And, if this doesn’t change, “future retirees will be much more dependent on Social Security than those in the past, which is problematic given the reduced support due to the rising full retirement age and the need to close the program’s long-term funding gap,” according to the report, which was written by Alicia H. Munnell, Wenliang Hou, Anthony Webb and Yinji Li.
Employer-sponsored retirement plans have shifted dramatically in recent decades from defined benefit to defined contribution plans. CRR’s report – How Has The Shift To 401(K) Plans Affected Retirement Income? – addresses how that shift has affected retirement wealth and income during 1992-2010.
The data for this analysis come from the 1992, 1998, 2004 and 2010 waves of the Health and Retirement Study (HRS), a nationally representative survey of older Americans. The sample includes both single individuals and couples ages 51 to 56. A household is classified as having a retirement plan if one or both spouses is currently receiving DB benefits, is covered by a DB pension or participating in a DC plan on a current job, or has DB or DC assets from a past job.
The findings from the Health and Retirement Study show that overall participation in employer plans has declined – from 68% in 1992 to 63% in 2010.
In addition, total wealth from retirement plans can at best be characterized as “flat” over the 1992 to 2010 period, according to CRR.
In 2010, the total median projected retirement income was $20,800, and the mean was nearly $37,000. This is just slightly higher than in 1992, where the median income was $19,542 and the mean was $33,415.
DB income was consistently higher than DC income over the study period, according to the analysis. However, DC income did increase substantially over that time period while DB income remained relatively flat.
In 1992, the median income with a DC plan was $6,465 and the mean was $16,186, compared with $20,531 median income and a $29,414 mean income with a DB plan. In 2010, the median income with a DC plan was $10,698 and the mean was $24,369, compared with a $19,201 median income and a $29,533 mean income with a DB plan.
The shift from DB to DC has also reduced the amount of retirement income per dollar of wealth because DC participants have to pay more for annuities, and annuity rates fell as interest rates dropped, according to the report.
“While DB participants face actuarially fair annuities, DC participants have to buy annuities on the open market where marketing and other costs reduce annuity factors by about 15 to 20%,” the report states. “In addition, the interest rate used to calculate commercial annuity rates has declined sharply since 1992, while the interest rate assumption for DB annuities is a steady 5.8%.”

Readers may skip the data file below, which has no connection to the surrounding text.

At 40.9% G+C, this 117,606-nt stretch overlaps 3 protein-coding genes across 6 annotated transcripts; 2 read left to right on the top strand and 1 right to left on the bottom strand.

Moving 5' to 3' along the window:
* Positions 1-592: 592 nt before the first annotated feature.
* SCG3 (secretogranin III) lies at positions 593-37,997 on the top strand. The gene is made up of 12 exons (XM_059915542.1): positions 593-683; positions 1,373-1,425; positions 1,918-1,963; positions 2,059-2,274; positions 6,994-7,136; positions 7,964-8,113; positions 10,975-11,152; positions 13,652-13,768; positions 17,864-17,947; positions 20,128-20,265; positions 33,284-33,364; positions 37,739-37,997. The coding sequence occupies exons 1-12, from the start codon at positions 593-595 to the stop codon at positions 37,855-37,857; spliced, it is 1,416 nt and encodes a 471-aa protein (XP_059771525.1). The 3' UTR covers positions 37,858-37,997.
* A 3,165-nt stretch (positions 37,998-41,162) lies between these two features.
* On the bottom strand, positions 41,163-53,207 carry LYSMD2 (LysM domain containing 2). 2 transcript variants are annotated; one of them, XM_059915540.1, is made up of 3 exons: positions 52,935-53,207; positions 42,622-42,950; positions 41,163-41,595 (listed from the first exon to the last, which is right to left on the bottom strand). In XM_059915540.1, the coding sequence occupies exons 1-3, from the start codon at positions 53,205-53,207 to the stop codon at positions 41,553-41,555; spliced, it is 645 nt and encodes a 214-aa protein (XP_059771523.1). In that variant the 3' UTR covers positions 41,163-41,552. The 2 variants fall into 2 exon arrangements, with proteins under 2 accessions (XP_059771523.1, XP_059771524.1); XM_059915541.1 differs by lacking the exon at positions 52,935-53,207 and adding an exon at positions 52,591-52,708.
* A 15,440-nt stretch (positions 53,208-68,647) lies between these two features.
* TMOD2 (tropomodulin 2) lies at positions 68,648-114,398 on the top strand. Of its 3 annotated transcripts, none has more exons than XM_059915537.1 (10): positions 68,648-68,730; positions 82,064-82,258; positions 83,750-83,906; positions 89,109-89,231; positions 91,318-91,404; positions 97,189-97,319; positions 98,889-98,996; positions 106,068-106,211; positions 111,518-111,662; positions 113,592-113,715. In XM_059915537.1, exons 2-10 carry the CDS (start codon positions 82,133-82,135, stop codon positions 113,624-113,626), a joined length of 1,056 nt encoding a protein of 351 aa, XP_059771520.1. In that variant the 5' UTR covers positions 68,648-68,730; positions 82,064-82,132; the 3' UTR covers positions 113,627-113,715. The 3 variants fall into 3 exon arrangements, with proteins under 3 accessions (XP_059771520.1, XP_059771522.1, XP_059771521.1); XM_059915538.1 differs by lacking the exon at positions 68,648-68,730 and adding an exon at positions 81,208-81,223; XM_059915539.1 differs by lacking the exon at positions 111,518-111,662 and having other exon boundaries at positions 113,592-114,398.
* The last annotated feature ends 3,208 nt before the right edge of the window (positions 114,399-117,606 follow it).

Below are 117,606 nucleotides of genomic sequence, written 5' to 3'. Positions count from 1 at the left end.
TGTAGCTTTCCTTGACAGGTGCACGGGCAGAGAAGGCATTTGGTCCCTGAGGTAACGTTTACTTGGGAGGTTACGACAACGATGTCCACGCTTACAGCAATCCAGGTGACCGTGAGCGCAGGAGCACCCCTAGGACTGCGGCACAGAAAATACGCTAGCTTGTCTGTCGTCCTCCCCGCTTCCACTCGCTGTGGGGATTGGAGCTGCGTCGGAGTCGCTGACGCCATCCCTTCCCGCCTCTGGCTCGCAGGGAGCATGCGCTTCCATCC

A more important indicator for assessing retirement security is the ratio of benefits to pre-retirement earnings, aka the “replacement rate.”
To determine the “replacement rate,” the CRR analysis uses the already-calculated income at the projected retirement ages divided by the highest five years of earnings between ages 51 and 56. (The earnings data come from W-2 forms linked to the HRS records. Approximately 75% of the HRS sample has given permission to link this information, which was determined to be a reasonably representative of the larger sample.)
The results for this subsample show that, at least between 1998 and 2010, the replacement rate has declined because earnings at ages 51 to 56 have increased over time. In 1998, the replacement rate was 37.4% compared with 33.8% in 2004 and 31.8% in 2010.
“Even with later retirement ages, steady retirement income combined with rising wages has produced declining replacement rates,” the report states.
This is troublesome because households will require ever-larger replacement rates from employer plans to maintain their standard of living in retirement, given increases in Social Security’s full retirement age, growing out-of-pocket health costs and rising longevity.
“The bottom line is that employer-sponsored plans are providing less income today than in the past,” the report states.
CRR suggests two solutions that could improve this outcome.
“1) making 401(k) plans work better through auto-enrollment, auto-escalation of default contribution rates, and reduced leakages; and 2) expanding coverage to workers whose employers do not offer a plan,” the report states.